Aug 5, 2020

ANTHONY ALBANESE – TRANSCRIPT – RADIO INTERVIEW – 6PR PERTH LIVE WITH OLIVER PETERSON – WEDNESDAY, 5 AUGUST 2020

 

ANTHONY ALBANESE MP
LEADER OF THE AUSTRALIAN LABOR PARTY
MEMBER FOR GRAYNDLER

 

E&OE TRANSCRIPT
RADIO INTERVIEW
6PR PERTH LIVE WITH OLIVER PETERSON
WEDNESDAY, 5 AUGUST 2020

 

SUBJECTS: Beirut explosion; need for Parliament to sit on August 24; Victorian coronavirus outbreak; paid pandemic leave; WA border closure; Government backflipping on Clive Palmer’s High Court challenge.

 

OLIVER PETERSON, HOST: Let’s bring in the Australian Labor Party Leader, Anthony Albanese, who joins me live from Sydney. Albo, good afternoon to you. Obviously, a big Lebanese community, particularly in your neck of the woods where you are the member in Sydney. How are they responding to the news that they woke up to this morning?

 

ANTHONY ALBANESE, LEADER OF THE AUSTRALIAN LABOR PARTY: Look, I think everyone in Australia is going through a difficult period at the moment with the pandemic. But to wake up with this quite horrific news, I visited the port of Beirut in 2012, and it is right in the city. It is the equivalent of just being on the Swan River just down from where you are in east Perth. It is really in the heartland. And that is why as soon as I heard the news this morning, I just thought it would have catastrophic consequences. And this is even more difficult because so many Lebanese Australians, of course, have relatives in Beirut. And they are very concerned. I have spoken to the Bishop as well as speaking to leaders of the Lebanese Muslim community. And they are deeply concerned. And the trauma, of course, is added to by the fact that normally what would happen would be that the community would come together in church, or at a mosque, or at a community centre. And that, of course, isn’t possible at the moment either. So, I think that has added to the feeling of the community. My heart goes out to that community at the moment, as I am sure all Australians would be. This is a major tragedy from a country, frankly, that has had too much tragedy.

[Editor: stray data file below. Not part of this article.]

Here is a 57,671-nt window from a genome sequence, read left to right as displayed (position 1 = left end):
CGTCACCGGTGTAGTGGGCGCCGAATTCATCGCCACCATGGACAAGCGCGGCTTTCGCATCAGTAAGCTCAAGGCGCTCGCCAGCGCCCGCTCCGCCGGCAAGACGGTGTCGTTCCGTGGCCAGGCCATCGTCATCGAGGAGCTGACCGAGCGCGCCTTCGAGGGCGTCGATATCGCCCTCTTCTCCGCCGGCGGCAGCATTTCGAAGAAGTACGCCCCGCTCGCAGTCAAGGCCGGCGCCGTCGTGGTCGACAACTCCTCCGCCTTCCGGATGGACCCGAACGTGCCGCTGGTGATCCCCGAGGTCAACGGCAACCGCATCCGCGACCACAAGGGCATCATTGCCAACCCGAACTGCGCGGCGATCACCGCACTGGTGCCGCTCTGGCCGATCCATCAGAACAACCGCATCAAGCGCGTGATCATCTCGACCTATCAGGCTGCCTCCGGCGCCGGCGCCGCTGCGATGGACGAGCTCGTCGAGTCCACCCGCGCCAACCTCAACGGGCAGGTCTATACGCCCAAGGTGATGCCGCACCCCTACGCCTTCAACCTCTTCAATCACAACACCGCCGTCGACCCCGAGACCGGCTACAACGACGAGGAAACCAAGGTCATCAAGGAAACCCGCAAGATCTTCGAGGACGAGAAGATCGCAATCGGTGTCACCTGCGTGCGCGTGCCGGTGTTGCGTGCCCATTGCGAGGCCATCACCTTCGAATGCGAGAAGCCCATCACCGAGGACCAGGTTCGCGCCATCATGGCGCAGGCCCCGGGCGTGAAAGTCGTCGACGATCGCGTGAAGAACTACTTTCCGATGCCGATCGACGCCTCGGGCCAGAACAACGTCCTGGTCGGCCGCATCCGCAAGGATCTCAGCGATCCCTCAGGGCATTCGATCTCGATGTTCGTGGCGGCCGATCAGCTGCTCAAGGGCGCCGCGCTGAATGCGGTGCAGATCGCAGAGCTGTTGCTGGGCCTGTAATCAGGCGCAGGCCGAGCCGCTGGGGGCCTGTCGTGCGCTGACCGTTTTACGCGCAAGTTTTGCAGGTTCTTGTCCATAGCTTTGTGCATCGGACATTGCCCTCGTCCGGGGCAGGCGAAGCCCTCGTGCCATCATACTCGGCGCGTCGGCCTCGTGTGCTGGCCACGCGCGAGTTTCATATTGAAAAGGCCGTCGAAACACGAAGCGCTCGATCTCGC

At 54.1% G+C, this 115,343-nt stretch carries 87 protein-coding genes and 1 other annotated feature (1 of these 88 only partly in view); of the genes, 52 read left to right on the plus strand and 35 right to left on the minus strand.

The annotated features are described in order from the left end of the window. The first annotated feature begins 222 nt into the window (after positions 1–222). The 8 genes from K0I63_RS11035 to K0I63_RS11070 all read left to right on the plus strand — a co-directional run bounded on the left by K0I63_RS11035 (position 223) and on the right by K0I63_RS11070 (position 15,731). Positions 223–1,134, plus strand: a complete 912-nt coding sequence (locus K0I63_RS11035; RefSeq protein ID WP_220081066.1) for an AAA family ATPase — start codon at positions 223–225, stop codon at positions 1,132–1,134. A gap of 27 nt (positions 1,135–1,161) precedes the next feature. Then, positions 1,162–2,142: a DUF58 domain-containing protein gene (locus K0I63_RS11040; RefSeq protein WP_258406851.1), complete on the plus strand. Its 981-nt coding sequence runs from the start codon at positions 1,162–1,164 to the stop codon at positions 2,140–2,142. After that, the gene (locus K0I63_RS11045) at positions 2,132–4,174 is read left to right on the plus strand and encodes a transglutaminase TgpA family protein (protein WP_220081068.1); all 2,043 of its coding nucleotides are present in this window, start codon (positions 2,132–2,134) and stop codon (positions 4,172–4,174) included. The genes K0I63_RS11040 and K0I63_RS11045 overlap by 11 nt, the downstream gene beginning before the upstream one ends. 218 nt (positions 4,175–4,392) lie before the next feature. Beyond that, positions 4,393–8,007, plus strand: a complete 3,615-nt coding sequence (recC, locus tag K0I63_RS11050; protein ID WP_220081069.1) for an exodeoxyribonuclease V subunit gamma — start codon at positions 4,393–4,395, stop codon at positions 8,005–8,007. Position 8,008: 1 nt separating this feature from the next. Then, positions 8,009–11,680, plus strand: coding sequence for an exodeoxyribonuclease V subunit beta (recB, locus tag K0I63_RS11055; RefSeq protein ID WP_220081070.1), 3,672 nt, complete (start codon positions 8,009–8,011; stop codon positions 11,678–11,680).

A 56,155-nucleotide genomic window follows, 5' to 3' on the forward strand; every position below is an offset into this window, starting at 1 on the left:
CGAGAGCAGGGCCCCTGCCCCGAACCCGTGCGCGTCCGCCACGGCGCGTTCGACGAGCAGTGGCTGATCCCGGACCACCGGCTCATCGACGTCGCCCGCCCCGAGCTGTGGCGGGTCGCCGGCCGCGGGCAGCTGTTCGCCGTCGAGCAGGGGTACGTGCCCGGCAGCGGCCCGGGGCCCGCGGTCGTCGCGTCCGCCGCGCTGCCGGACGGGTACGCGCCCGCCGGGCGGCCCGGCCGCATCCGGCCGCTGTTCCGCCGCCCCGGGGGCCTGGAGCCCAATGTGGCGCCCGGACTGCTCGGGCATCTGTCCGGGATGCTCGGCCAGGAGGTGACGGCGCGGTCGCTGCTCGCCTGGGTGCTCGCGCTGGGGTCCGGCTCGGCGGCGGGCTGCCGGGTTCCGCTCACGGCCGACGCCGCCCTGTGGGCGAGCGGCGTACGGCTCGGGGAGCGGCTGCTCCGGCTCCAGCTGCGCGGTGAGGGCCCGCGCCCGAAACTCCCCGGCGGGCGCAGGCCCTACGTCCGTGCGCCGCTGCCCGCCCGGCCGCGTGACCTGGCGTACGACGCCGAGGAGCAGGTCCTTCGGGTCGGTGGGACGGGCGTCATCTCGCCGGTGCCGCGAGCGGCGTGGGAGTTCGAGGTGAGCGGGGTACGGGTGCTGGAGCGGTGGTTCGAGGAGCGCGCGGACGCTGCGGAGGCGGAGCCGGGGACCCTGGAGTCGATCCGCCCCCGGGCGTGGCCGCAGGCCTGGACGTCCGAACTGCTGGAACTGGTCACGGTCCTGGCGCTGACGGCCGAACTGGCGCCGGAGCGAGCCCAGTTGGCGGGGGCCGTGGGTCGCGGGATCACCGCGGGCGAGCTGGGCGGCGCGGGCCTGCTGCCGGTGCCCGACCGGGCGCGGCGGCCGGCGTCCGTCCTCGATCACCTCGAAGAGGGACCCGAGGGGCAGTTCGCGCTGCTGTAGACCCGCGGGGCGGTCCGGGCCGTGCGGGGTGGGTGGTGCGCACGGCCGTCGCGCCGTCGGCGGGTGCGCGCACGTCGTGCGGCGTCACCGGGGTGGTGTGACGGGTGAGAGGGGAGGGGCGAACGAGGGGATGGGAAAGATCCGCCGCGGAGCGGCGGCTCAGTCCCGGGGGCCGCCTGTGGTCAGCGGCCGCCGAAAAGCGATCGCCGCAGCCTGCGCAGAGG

PETERSON: Absolutely, it is. Now, I saw you over the television screens earlier this morning talking about Parliament not sitting. Why are you so obsessed with this when we have got so many border closures? Do you think the public actually cares that Federal Parliament isn’t sitting this week?

 

ALBANESE: Well, we do have to, of course, sit to deal with things that affect the public’s life. JobKeeper and JobSeeker, these payments are time-limited according to the legislation. It needs laws to be passed in order to extend those payments. We need to have a discussion about issues including paid pandemic leave on a national scale. We need to talk about the need to respond to issues like child care and aged care. Have we got the right measures in place? The Commonwealth, of course, has responsibility for that issue. So, this isn’t just an exercise in a talk-fest. This makes a real difference to real people’s lives. And that’s why Parliament matters. Our democracy matters. And our democracy is something that is important. State and territory parliaments are continuing to sit. And parliaments are sitting around the world for that very reason. Now, if we’ve going to make some modifications to that, which we did earlier this year, then so be it. We should be prepared to be flexible about these matters.